Expanding on earlier remarks here I'm going to use Libeskind's Spiral Extension as an example of how to handle the on-going political problem of: designing public and "institutional" buildings so that they contribute to a pedestrian-oriented city. The bottom line is simple: make even such an outrageous design as Libeskind's follow (as appropriate) the 3 Rules and thus contribute to street-life.
OK. To the building. You can't get much more shocking than the Spiral as a piece of urbanism, shown here as a Photoshop manipulation of the real street (the design is simply a proposal at this time):
It's Daniel Libeskind's Spiral Extension to the Victoria and Albert Museum in London. My initial reaction to the image was shock and then a slow smile. It's so obviously designed to epater le bourgeoisie and it's funny. I suspect that as a New Urbanist I am supposed to dislike it. But I can't. I think it's drole, surprising. A lot of people in London don't like it at all and don't think it's funny.
A building like this, dramatic and with a "name" architect, is a "raisin" in a field of "oatmeal."
"Raisins" = "precious object" buildings. Very, very "special."
"Oatmeal" = ordinary "background" buildings."
It is not merely a "matter of taste" to suggest that too many raisins in a bowl of oatmeal and you no longer have a bowl of oatmeal. Too much of a good thing...etc. etc. The power of this design stems in large measure from its contrast with the context. A whole city of "Spirals" and it would lose its impact.
New Urbanist dogma suggests that the non-commercial town hall and major religious structures are "raisins" and should have both a distinct location and shape to allow them to be easily distinguished. Such buildings should have a claim on the "higher ground," symbolically speaking and perhaps literally . Because they are "special" they are exempt from having to meet the Three Rules.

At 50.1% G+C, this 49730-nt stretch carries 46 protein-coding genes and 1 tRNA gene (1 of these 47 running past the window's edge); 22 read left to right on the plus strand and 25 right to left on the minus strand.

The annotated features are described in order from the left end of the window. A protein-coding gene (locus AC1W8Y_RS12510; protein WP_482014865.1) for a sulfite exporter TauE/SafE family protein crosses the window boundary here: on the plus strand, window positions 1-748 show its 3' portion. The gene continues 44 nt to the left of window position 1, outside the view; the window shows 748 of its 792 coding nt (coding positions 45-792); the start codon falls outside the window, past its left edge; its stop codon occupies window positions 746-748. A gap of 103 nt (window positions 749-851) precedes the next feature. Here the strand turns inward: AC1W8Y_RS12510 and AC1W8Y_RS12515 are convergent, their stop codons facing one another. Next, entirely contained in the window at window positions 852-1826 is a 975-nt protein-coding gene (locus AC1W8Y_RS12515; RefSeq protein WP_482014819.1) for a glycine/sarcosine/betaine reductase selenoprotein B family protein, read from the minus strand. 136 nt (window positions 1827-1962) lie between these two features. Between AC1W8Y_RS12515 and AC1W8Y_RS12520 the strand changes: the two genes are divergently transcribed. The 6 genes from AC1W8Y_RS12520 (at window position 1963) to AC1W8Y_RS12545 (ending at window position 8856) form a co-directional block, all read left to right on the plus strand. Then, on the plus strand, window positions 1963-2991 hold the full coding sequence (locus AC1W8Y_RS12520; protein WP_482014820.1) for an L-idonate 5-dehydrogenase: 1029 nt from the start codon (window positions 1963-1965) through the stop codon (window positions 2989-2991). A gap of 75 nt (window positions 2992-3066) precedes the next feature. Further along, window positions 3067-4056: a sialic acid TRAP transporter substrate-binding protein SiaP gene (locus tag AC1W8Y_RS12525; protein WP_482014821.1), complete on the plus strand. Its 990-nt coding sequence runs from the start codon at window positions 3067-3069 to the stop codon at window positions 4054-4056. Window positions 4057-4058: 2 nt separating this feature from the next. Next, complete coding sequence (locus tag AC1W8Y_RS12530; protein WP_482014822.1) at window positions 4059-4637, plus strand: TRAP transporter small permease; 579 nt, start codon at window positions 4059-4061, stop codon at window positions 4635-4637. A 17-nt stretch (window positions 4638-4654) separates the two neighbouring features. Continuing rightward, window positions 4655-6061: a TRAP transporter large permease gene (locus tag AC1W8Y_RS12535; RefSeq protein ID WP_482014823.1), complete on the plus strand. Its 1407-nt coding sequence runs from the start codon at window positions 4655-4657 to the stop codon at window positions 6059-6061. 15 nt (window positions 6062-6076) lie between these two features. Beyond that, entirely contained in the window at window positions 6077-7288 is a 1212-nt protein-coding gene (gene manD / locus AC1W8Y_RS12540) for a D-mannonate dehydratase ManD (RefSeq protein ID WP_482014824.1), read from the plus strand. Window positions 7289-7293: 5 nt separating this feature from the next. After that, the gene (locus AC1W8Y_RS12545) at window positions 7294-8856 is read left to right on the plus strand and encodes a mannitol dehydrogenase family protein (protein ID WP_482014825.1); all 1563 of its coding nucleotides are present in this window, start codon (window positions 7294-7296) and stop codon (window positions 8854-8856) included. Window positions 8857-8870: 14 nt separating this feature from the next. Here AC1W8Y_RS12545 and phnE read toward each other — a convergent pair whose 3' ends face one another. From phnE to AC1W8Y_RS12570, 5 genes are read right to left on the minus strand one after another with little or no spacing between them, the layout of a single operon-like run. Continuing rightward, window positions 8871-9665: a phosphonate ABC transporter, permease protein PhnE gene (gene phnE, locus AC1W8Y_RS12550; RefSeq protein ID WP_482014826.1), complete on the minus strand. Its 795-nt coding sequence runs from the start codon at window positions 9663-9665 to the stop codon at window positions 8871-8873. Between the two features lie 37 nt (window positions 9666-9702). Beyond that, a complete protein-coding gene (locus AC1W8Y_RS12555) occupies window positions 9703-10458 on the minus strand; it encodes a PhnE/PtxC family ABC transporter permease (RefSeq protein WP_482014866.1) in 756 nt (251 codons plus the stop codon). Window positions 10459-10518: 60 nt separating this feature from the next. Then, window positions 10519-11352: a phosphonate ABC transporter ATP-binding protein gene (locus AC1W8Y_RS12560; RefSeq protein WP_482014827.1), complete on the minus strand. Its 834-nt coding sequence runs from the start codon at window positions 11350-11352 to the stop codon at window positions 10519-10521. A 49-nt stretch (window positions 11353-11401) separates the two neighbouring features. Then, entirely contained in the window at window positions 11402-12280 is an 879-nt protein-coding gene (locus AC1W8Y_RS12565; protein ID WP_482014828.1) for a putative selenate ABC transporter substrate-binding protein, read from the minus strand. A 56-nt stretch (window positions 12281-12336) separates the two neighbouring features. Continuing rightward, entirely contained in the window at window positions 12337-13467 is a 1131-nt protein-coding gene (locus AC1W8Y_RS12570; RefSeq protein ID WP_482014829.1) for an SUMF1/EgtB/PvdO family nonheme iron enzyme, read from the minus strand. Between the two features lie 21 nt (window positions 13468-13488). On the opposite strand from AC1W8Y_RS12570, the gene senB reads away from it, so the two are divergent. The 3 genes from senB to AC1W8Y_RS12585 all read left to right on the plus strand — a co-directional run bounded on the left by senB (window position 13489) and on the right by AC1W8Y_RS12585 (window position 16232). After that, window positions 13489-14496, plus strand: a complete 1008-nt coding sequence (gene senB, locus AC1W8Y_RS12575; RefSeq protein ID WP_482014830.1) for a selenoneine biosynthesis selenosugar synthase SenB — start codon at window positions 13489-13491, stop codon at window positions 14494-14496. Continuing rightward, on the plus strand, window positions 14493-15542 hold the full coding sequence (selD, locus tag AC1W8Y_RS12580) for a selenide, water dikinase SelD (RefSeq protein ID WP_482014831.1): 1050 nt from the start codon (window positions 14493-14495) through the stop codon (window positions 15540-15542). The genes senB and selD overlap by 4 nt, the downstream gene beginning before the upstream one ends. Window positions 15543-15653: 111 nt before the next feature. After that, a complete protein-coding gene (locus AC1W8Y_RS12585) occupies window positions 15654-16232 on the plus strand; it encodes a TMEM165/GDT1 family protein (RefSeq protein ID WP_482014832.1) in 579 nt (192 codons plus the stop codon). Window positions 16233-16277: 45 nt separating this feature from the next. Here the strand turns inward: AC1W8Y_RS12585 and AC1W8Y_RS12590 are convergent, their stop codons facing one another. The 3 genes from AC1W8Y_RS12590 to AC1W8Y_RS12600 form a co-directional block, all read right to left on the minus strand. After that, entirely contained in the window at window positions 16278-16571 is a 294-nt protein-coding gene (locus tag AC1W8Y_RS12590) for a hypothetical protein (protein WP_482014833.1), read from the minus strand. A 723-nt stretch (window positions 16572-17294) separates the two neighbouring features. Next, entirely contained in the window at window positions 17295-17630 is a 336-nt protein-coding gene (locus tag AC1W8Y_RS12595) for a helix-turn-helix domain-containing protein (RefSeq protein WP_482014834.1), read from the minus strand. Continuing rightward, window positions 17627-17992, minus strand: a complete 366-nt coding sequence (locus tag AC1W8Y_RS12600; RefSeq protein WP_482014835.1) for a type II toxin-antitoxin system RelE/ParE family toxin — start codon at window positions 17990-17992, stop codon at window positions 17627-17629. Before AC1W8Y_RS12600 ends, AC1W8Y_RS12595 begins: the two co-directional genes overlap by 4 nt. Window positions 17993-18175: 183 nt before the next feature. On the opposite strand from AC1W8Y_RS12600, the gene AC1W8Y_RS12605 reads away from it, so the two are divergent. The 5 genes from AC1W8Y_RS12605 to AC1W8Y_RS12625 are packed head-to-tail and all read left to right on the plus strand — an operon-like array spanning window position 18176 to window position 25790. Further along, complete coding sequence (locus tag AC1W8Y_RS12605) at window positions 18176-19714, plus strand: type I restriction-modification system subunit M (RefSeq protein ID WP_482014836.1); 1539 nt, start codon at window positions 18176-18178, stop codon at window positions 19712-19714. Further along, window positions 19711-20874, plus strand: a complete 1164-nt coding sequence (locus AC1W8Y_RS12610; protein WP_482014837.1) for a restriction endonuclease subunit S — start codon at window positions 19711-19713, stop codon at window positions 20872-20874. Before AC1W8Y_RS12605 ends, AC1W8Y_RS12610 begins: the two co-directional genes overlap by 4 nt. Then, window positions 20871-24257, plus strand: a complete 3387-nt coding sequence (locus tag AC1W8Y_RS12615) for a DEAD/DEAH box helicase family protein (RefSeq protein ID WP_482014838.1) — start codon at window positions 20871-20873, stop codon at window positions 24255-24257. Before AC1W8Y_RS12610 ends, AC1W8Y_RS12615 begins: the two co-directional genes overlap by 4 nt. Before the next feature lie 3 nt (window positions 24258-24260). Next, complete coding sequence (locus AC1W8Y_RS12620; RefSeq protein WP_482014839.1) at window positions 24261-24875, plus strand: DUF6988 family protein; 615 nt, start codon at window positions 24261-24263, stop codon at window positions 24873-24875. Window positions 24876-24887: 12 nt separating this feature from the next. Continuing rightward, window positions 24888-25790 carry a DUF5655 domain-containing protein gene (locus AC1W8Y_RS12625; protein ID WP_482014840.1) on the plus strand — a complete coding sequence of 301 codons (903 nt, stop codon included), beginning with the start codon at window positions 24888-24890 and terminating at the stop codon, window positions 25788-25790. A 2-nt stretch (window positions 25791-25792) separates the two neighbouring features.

Sounds reasonable except that in our society the list of potential "special" buildings expands rapidly. The hospital, the library, the "government center," the museum, the educational institution,the courts (both local, state and Federal), the fire station...The list of non-profit institutions which have a legitimate claim to a "precious object" design goes on and on. Each one can claim immunity from the Three Rules --- and tries to --- because it would like to show in 3-D that it is unique, special, not soiled by trade.
But with too many buildings which strive to be unique and stand out and express the profound spiritual and artistic sensibility of their artiste designer...well you have a problem. You have the raisins overpowering the oatmeal, you have the exception devouring the rule.
But the problem is not so much that precious object buildings have unusual forms. The problem is that this sort of building almost invariably turns away from the sidewalk as if to form a psychological moat. "KEEP AWAY! THIS WORK OF ART ONLY FOR THE EXCEEDINGLY REFINED!" It seems to be part of the psychology of such "precious" buildings.
So there we have a political problem and Libeskind walks right into it.